Taking out a loan can be intimidating, but it needn’t be. Our Head of Structured Finance Gilles Stuck has been in the lending business. In this #WealthInsights podcast and article, he explains the six most common mistakes people make when taking out a loan and how you can avoid them.
Wealth Insights Podcast: Six things to avoid when taking out a loan
Click on the player below to hear the conversation between Mi and Gilles:
The objective of borrowing money is to be able to achieve financial goals. The more serious side of entering into a loan agreement is the commitment to honour contractual obligations such as paying interest and repaying capital. “As important as it is to find the right type of loan structure to maximise financial gain and flexibility, it also pays to become aware of the common pitfalls borrowers stumble into,” says Gilles Stuck, our Head of Structured Finance. Let’s shine a light on them, so you can navigate your lending journey with ease.
Mistake 1: Ignoring the worst-case scenario
Gilles Stuck: “If you’re borrowing money, you should have a plan and the means to pay back your loan in full, plus interest and any charges or penalties that may arise. This may sound simple, but in my experience many people do not consider all possible ‘worst case’ scenario costs and end up in tricky situations. Consider, for example, that the property market could slump and the bank asks you to reduce your loan amount to better align their risk with the property’s value – are you set up for this scenario? The key message it to make sure your loan suits your individual situation, needs and limitations. Leveraging is a great tool that can lead to financial gain, but take the time to ensure it’s aligned with your personal risk profile and risk appetite.”
Mistake 2: Not having a hedging strategy
“Hedging is all about protecting you from risk. It’s ultimately a risk management technique to protect your assets and investments. It seems obvious that borrowers would consider hedging as a matter of course during the lending process, however, this step is often overlooked. Here I refer to my oft-used motto: hope for the best but plan for the worst. Despite a higher initial cost, using derivative options to hedge against share price drops in single stock loans may pay off in the long run. Embedding this into loans can bring benefits such as removing margin call requirements and therefore allowing higher loan amounts.”
Mistake 3: Not understanding all parameters in your loan contract
“I specialise in the field of structured finance. This is an area where we create bespoke lending solutions for clients whose needs don’t fit into the standard products and procedures. Like in any other area of work, the devil is in the detail. Complex lending structures come with complex interconnections between all loan elements. Focusing on ‘big-name’ or attention-grabbing loan aspects, such as spread and debt quantum is a mistake. Of course, these need to be considered, but not at the expense of other critical parameters, such as margin calls or mandatory prepayment events. Don’t get caught out in times of crisis. Before signing on the dotted line, take the time to understand your loan and how all of its components relate to one another.”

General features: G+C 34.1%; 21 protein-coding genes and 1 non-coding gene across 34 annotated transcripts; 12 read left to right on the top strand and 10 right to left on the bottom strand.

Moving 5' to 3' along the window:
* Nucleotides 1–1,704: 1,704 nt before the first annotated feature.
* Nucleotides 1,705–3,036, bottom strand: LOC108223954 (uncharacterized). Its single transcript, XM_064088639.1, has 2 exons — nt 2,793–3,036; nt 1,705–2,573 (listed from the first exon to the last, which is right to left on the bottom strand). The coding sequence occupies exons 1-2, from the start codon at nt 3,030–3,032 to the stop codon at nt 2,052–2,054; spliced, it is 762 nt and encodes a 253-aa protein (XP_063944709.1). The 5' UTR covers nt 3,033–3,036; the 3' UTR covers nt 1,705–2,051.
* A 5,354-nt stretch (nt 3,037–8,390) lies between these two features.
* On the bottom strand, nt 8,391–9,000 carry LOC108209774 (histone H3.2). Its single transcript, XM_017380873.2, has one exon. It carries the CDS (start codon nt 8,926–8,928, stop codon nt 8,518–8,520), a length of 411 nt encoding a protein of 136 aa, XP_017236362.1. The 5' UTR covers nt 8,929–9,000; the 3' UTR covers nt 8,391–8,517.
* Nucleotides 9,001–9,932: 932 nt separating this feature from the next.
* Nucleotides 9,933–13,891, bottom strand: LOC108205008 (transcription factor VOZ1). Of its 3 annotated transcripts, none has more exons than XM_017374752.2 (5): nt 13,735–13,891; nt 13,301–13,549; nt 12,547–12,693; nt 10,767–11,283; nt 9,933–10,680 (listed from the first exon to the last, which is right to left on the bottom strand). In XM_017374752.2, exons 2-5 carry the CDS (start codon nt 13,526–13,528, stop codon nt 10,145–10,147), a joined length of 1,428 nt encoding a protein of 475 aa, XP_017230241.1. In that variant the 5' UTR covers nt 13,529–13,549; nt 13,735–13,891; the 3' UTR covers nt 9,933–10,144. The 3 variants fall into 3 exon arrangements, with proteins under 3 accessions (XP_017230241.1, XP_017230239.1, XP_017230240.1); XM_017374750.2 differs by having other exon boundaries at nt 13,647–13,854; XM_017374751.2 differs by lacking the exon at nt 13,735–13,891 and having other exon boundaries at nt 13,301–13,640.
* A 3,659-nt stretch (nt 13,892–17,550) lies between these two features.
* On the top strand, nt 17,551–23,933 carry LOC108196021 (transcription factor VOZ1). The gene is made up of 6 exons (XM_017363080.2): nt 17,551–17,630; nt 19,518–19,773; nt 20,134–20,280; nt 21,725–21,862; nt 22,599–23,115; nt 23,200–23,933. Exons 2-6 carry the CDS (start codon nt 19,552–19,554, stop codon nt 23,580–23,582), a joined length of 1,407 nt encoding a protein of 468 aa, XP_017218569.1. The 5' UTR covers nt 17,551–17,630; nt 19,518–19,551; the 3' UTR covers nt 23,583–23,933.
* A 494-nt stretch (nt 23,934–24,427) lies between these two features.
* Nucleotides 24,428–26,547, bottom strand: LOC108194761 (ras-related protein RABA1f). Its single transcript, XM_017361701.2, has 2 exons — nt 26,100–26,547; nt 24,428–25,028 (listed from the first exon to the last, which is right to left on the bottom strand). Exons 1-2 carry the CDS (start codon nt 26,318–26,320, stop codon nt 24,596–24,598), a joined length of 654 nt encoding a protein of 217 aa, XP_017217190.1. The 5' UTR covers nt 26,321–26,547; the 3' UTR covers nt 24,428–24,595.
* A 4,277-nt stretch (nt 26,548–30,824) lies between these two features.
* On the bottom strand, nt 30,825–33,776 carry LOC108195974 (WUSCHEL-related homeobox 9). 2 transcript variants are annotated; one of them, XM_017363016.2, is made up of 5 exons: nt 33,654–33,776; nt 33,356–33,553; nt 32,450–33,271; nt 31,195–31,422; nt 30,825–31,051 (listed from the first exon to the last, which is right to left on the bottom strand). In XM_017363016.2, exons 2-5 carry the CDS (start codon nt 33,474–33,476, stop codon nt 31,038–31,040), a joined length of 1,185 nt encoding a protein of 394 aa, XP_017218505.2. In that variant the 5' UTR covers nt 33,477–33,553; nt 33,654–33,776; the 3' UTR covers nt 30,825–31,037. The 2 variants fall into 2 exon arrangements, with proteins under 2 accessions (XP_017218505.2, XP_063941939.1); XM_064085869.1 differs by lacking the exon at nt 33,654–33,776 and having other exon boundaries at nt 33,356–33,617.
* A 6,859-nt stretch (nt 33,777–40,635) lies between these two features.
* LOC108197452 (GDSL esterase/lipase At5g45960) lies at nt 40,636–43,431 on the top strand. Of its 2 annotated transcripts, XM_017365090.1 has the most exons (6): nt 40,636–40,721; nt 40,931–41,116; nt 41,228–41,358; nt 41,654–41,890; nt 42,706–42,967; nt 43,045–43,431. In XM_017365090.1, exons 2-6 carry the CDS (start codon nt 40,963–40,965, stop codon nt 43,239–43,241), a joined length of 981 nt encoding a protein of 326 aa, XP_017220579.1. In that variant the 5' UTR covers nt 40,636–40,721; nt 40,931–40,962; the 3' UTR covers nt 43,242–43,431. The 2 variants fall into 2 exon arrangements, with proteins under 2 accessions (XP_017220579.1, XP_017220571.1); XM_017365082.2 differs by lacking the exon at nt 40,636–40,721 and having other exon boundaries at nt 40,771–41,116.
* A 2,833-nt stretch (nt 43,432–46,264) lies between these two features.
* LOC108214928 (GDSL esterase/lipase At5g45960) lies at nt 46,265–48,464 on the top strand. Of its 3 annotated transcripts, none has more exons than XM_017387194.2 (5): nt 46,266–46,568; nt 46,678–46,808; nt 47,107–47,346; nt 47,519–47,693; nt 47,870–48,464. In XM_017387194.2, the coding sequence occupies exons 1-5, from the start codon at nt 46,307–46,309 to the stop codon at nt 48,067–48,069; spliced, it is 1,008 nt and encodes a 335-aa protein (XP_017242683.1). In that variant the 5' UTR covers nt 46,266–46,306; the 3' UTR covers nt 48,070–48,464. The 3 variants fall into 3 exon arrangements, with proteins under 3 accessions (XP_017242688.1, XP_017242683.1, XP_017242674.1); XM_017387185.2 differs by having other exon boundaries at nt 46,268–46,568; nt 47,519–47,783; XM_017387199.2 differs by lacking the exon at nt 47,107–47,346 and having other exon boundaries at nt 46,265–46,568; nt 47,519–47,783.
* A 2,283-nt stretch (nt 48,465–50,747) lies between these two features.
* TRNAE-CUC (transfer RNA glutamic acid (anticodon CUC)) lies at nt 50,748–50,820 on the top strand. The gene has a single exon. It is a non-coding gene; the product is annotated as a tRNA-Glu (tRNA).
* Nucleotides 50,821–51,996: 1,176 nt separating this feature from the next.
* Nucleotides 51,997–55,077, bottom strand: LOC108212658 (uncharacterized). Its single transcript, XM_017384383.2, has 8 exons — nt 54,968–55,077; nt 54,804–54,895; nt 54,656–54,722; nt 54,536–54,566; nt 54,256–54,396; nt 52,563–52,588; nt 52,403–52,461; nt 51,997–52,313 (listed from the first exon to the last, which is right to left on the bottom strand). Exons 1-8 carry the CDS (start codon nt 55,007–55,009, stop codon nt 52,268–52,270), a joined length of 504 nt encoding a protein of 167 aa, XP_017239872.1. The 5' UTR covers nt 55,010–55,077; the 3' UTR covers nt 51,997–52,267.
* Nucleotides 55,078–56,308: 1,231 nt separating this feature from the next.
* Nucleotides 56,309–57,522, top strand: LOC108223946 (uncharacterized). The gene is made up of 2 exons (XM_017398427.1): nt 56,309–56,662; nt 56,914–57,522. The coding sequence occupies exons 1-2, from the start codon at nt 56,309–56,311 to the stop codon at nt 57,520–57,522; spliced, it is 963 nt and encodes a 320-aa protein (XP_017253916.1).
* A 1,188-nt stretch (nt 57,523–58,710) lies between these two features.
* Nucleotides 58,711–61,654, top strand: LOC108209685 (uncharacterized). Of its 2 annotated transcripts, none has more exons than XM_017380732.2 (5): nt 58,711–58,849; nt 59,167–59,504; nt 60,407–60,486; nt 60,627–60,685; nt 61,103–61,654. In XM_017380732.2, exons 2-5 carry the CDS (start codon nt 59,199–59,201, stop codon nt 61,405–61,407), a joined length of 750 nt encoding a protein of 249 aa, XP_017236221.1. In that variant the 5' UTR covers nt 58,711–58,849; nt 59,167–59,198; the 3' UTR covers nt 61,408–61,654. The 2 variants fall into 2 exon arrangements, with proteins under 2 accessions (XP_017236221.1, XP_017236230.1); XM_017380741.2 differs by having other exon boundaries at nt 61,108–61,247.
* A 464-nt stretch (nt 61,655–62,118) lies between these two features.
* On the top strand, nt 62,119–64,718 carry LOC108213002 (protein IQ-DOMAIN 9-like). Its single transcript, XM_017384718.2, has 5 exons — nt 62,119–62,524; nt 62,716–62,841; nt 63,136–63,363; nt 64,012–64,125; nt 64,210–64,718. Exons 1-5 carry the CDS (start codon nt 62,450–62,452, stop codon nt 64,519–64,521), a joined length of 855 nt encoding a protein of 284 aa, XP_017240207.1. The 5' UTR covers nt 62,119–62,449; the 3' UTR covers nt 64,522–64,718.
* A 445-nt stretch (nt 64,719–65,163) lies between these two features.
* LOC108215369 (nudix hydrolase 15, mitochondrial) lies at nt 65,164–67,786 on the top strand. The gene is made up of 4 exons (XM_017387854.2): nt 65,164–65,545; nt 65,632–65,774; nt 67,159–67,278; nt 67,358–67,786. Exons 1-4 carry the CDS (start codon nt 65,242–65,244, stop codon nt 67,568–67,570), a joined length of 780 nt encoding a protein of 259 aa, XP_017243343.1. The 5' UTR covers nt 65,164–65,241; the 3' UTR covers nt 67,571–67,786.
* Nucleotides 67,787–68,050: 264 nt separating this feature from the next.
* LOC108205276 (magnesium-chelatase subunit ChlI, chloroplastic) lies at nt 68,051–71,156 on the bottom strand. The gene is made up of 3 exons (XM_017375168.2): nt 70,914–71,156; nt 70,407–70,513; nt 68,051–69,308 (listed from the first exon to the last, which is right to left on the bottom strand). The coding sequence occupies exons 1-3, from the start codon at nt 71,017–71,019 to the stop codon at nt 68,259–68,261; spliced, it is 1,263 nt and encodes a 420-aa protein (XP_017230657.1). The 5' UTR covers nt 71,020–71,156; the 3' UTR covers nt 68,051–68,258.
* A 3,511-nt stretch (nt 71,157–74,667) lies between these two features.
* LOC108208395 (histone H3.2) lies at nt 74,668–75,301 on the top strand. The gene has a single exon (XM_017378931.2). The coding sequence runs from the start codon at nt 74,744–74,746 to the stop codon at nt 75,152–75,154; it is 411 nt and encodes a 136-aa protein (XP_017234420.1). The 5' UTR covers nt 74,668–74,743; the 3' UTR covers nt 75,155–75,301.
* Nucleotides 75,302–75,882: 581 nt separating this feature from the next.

Mistake 4: Ending up with an unsuitable loan structure due to lack of transparency
“If you want your loan to work for you – to increase your ability to reach financial goals – it needs to be fully tailored to your personal financial situation. It’s common for borrowers or their appointed external advisors to withhold information. But being secretive about your financial big picture backfires if you require a bespoke financing facility. This can result in having to pay higher than needed interest rates, having a mismatch in your risk analysis or missing out on opportunities for financial gain.”
Mistake 5: Trying to rush the process
“A bespoke financing solution should meet your exact financial goals and needs. Getting this right takes work. And it takes time. We’re set up to deliver solutions fast – but there is no getting around the steps that need to take place before getting to a solution. Ensuring the right risk level requires knowing your situation in-depth. Legal paperwork can be complex, especially in the case of structured finance where solutions can be multi-jurisdictional or involve complex holding structures. And due diligence is of course not something to be rushed. Make sure you ask your lender to explain what a realistic time-line for your lending structure looks like and work with this estimation.”
Mistake 6: Losing time because of disorganised paperwork
“One big delay in time-to-market arises when you have disorganised paperwork. Once again, it sounds simple, but the impact it can have is huge. Taking advantage of the market often has a lot to do with timing. Don’t let disorganisation of your documents be the reason for missing out on an opportunity. Get your paperwork in order before applying for a loan – and, if you need support, of course ask your lender to advise you on exactly what paperwork is needed when.”